- Teleportation AirAsia’s freight and logistics division has grown into a leading e-commerce transportation provider in Southeast Asia. The entity initially focused on a cross-border e-commerce delivery service, leveraging AirAsia’s flight networks to enable companies to conduct cross-border trade anywhere in Southeast Asia within 24 hours. . Adapting to the post-COVID reality and recognizing customer preference for door-to-door delivery orders, Teleport has pivoted once again to focus on last mile deliveries, parcel transport, restaurant orders and fresh produce from airasia store, airasia food and airasia fresh. Teleport now has more than 5,000 delivery partners, with deliveries available in 70 cities.
- BigPay AirAsia’s digital payment service started out as a simple debit product, but now offers money transfers, with remittances available in 10 countries, including Malaysia and Singapore. The company says loans, markets, insurance and wealth products are all in the works, and BigPay is on track to become Southeast Asia’s first virtual bank. BigPay has received a provisional loan license, and users will soon be able to apply for low-interest fast loans. BigPay is also targeting key digital licenses in the Philippines and Thailand. The payment service currently has 1.2 million users.
- BIG awards Already one of Southeast Asia’s largest travel and lifestyle rewards platforms with over 35 million members, BIG Rewards has grown from an airline loyalty program to a rewards service lifestyle, offering the redemption of points on a range of dining, shopping and entertainment offerings. The platform includes BIG Xchange, the first airline points exchange platform, which allows BIG members to convert loyalty points from participating banks’ credit cards into BIG points.
The digital transformation is already starting to bear fruit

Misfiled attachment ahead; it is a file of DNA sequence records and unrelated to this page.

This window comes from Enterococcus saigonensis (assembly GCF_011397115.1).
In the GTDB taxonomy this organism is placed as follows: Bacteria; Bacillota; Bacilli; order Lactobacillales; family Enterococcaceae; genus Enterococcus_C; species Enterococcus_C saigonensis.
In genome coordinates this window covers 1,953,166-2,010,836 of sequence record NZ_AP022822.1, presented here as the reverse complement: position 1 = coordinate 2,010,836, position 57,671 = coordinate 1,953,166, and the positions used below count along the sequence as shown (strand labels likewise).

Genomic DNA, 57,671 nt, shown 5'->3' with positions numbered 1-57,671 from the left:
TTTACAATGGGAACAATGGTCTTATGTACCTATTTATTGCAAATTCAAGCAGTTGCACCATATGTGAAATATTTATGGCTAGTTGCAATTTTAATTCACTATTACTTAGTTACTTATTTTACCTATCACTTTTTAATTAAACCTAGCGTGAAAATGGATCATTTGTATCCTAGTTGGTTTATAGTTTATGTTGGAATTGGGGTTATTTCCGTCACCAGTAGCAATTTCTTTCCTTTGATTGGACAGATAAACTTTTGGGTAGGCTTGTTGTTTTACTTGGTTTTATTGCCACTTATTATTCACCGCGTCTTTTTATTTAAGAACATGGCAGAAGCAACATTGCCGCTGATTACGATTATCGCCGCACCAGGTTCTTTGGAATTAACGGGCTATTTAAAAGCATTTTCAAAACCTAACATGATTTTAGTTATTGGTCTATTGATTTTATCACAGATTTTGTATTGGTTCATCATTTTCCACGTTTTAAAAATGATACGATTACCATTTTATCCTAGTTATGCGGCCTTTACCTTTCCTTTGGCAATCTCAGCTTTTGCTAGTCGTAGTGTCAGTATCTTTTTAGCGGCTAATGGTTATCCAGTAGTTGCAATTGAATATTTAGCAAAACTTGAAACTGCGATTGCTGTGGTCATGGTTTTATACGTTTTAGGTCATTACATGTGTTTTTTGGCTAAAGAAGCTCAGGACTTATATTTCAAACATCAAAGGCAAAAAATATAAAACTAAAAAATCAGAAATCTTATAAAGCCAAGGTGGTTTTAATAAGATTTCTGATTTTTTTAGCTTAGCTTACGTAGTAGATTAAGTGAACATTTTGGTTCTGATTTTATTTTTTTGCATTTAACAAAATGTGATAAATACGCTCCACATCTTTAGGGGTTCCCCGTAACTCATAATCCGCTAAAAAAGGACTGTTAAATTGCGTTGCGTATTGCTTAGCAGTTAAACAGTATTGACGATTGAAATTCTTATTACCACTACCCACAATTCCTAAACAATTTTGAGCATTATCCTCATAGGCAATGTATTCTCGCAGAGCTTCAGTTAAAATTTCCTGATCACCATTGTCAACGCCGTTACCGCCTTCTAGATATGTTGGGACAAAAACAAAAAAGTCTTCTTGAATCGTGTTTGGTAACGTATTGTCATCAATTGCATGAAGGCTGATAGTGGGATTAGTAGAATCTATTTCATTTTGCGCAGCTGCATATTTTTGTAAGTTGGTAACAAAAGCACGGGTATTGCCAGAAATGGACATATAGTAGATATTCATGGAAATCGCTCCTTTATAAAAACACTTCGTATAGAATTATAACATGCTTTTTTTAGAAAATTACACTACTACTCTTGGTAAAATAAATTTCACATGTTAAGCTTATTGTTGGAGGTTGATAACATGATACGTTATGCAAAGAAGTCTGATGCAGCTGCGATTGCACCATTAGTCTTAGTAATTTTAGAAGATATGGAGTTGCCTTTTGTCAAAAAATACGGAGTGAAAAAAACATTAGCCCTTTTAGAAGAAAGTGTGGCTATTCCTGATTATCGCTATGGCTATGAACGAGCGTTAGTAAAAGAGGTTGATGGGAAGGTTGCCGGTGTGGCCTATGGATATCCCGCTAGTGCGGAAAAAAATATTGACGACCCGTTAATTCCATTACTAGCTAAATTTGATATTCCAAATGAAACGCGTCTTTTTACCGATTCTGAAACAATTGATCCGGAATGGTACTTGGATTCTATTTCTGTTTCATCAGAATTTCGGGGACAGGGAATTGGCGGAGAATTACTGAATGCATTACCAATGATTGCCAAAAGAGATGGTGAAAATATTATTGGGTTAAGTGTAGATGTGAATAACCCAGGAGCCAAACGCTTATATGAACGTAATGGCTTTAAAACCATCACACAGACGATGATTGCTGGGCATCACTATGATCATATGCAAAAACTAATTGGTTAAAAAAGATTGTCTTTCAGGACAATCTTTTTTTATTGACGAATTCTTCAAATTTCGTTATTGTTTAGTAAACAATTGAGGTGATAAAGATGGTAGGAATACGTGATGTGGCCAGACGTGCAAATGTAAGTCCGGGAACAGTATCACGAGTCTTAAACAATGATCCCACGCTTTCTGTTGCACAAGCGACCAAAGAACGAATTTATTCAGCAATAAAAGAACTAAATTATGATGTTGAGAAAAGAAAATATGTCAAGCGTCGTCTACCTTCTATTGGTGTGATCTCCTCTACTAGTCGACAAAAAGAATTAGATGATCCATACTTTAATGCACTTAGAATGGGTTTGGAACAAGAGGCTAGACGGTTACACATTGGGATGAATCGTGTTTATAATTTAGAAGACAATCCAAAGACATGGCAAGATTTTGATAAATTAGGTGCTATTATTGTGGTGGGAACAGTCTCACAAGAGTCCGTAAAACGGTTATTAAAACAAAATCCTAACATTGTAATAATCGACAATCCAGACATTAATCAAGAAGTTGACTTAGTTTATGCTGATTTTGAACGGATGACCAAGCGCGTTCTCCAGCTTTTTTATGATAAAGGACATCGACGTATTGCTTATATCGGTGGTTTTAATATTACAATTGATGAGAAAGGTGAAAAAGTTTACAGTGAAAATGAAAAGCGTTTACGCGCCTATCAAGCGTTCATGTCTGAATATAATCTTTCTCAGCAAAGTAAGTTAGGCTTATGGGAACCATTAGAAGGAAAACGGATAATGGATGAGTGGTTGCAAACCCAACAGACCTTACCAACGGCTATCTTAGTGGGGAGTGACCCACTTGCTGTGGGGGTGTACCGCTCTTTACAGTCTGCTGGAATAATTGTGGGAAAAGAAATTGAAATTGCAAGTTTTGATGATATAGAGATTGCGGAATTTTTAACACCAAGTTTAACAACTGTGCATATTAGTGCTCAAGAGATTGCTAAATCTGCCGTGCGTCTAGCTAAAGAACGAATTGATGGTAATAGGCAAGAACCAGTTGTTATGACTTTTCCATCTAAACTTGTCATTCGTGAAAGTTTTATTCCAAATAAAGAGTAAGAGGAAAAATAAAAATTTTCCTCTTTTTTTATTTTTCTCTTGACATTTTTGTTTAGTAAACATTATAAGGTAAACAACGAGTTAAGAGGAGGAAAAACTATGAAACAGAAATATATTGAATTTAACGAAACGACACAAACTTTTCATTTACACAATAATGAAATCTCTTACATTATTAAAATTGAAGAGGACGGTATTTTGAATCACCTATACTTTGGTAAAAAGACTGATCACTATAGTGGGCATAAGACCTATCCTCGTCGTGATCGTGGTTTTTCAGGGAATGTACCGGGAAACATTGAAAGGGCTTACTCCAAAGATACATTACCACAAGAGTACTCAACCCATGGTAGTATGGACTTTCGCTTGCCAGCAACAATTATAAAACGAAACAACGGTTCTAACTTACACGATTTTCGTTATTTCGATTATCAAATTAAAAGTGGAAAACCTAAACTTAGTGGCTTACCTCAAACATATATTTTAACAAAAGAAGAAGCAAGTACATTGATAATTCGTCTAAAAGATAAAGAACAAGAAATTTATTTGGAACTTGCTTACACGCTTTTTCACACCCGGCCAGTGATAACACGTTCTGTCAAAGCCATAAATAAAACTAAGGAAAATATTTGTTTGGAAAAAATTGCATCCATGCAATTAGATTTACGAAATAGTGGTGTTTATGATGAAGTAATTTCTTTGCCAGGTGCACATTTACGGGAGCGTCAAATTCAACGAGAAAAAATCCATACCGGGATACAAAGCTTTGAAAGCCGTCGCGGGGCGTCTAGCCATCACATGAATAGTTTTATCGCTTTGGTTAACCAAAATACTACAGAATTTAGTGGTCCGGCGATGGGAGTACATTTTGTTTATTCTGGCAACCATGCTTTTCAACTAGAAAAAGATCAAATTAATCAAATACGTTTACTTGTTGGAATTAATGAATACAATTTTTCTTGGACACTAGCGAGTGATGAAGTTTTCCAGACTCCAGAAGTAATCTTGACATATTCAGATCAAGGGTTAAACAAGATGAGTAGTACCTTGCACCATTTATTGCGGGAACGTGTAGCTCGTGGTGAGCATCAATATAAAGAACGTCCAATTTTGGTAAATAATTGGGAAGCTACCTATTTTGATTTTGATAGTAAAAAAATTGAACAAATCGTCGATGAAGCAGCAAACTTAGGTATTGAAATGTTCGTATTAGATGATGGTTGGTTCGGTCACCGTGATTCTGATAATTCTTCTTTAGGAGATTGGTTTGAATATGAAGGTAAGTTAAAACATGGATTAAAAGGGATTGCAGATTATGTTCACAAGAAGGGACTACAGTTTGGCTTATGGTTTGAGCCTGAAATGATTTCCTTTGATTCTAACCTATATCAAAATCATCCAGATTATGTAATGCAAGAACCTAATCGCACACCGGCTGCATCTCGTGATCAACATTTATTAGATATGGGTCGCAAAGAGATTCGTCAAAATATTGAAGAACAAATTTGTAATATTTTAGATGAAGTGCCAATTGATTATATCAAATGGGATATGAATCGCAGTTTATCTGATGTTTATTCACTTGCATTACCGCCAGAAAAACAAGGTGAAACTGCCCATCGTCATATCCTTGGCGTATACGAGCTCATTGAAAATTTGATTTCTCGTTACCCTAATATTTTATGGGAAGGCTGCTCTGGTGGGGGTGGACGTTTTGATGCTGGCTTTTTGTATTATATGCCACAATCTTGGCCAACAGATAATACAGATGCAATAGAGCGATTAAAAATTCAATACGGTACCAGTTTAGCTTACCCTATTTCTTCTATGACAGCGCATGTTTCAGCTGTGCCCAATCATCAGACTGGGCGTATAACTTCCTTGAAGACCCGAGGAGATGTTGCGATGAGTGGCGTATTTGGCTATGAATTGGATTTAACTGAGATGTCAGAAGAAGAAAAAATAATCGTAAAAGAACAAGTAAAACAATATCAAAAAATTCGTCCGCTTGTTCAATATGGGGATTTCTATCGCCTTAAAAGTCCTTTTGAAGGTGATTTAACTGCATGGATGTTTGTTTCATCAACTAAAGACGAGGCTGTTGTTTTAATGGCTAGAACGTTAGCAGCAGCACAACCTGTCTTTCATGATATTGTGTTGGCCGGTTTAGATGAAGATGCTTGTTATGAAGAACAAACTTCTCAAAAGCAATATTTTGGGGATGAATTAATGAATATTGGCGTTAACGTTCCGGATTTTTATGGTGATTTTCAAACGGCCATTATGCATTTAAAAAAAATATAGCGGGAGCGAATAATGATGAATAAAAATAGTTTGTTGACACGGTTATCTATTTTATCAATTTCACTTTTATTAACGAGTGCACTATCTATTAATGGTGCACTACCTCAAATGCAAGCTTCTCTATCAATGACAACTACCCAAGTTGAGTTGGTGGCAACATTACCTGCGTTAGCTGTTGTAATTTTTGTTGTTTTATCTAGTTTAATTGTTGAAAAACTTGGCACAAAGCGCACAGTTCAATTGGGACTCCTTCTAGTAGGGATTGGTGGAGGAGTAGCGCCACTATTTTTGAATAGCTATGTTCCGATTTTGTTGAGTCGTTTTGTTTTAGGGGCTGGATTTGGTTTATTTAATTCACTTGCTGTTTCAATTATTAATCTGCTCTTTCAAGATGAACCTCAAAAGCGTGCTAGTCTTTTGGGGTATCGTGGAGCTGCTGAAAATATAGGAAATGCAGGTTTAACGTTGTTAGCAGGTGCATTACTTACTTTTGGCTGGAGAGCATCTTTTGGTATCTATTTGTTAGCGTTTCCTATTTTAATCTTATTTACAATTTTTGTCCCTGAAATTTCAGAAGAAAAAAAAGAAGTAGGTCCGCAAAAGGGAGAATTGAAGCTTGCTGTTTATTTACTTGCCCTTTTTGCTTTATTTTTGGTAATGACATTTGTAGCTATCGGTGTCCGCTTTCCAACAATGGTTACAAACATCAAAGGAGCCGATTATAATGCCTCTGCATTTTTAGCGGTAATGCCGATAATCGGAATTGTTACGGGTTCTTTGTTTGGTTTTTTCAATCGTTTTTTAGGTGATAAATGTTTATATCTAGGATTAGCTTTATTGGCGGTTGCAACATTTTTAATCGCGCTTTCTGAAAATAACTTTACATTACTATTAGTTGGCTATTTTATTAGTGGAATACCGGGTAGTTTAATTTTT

Due to its accelerated digital transformation, AirAsia claims to have experienced significant growth in customer base, as well as revenue and other key metrics, for all non-airline business divisions in 2020. According to third quarter 2020 results, non-airline subsidiaries increased by 182% and almost all non-airline business divisions are now profitable.
The company says it expects non-airline revenues to contribute up to 50% of the AirAsia Group’s total revenues over the next three to five years and gradually overtake the revenues of airlines in the longer term.
“As I always say, never lose a fit,” Fernandes says. “We’ve been through a lot before and it will be no different. We will take the opportunity to expand our assets and leverage our big and rich data and go where we’ve never been before. For AirAsia, nothing is wrong. “is more irrelevant. We will consider any commercially sound and viable opportunity. We already sell flights for other airlines, including our competitors on airasia.com and provide last mile deliveries.”
Looking to the future, AirAsia says the demand for travel is still huge and people still want to fly. Noting the pent-up demand for travel, the company says it is already seeing strong demand for our domestic flights in its key markets of Thailand, Indonesia, the Philippines, Malaysia and India.
Given that in times of economic downturn, low-cost airlines are generally more popular, AirAsia believes it is in a good position to recover faster than many of its competitors. The company specifies that 50% of its traffic is domestic short-haul, while the majority of its customers travel for pleasure rather than for business, both beneficial for a rapid recovery. Additionally, many of its major international markets are in COVID-19 green zones, areas likely to reopen first.
“Air travel is here to stay and it will bounce back,” Fernandes said. “I believe we weathered the storm. The worst is over. Our comeback is the best part of the story and I see it as a never-ending story. No virus will kill the spirit of AirAsia. We will continue to innovate, adapt, recover and come back stronger. “